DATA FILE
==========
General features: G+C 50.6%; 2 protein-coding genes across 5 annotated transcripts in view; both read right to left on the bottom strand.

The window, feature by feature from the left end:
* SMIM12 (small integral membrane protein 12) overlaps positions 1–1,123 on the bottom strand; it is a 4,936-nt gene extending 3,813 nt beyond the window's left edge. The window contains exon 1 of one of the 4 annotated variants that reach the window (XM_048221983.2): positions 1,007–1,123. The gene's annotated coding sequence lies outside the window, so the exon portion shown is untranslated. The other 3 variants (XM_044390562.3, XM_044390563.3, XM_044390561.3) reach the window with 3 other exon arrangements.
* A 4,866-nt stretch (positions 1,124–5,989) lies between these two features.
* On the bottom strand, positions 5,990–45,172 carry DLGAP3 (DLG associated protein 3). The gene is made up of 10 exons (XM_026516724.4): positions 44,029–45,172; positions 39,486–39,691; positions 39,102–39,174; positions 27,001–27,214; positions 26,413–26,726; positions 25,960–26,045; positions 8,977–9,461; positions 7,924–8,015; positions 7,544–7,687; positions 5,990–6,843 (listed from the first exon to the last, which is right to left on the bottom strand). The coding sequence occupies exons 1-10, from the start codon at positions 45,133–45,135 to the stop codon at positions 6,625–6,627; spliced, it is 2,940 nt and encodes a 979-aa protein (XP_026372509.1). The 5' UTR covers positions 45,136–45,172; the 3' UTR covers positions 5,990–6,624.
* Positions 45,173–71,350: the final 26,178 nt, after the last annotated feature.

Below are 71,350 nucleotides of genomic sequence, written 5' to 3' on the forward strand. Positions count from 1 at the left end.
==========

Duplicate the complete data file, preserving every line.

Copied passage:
General features: G+C 50.6%; 2 protein-coding genes across 5 annotated transcripts in view; both read right to left on the bottom strand.

The window, feature by feature from the left end:
* SMIM12 (small integral membrane protein 12) overlaps positions 1–1,123 on the bottom strand; it is a 4,936-nt gene extending 3,813 nt beyond the window's left edge. The window contains exon 1 of one of the 4 annotated variants that reach the window (XM_048221983.2): positions 1,007–1,123. The gene's annotated coding sequence lies outside the window, so the exon portion shown is untranslated. The other 3 variants (XM_044390562.3, XM_044390563.3, XM_044390561.3) reach the window with 3 other exon arrangements.
* A 4,866-nt stretch (positions 1,124–5,989) lies between these two features.
* On the bottom strand, positions 5,990–45,172 carry DLGAP3 (DLG associated protein 3). The gene is made up of 10 exons (XM_026516724.4): positions 44,029–45,172; positions 39,486–39,691; positions 39,102–39,174; positions 27,001–27,214; positions 26,413–26,726; positions 25,960–26,045; positions 8,977–9,461; positions 7,924–8,015; positions 7,544–7,687; positions 5,990–6,843 (listed from the first exon to the last, which is right to left on the bottom strand). The coding sequence occupies exons 1-10, from the start codon at positions 45,133–45,135 to the stop codon at positions 6,625–6,627; spliced, it is 2,940 nt and encodes a 979-aa protein (XP_026372509.1). The 5' UTR covers positions 45,136–45,172; the 3' UTR covers positions 5,990–6,624.
* Positions 45,173–71,350: the final 26,178 nt, after the last annotated feature.

Below are 71,350 nucleotides of genomic sequence, written 5' to 3' on the forward strand. Positions count from 1 at the left end.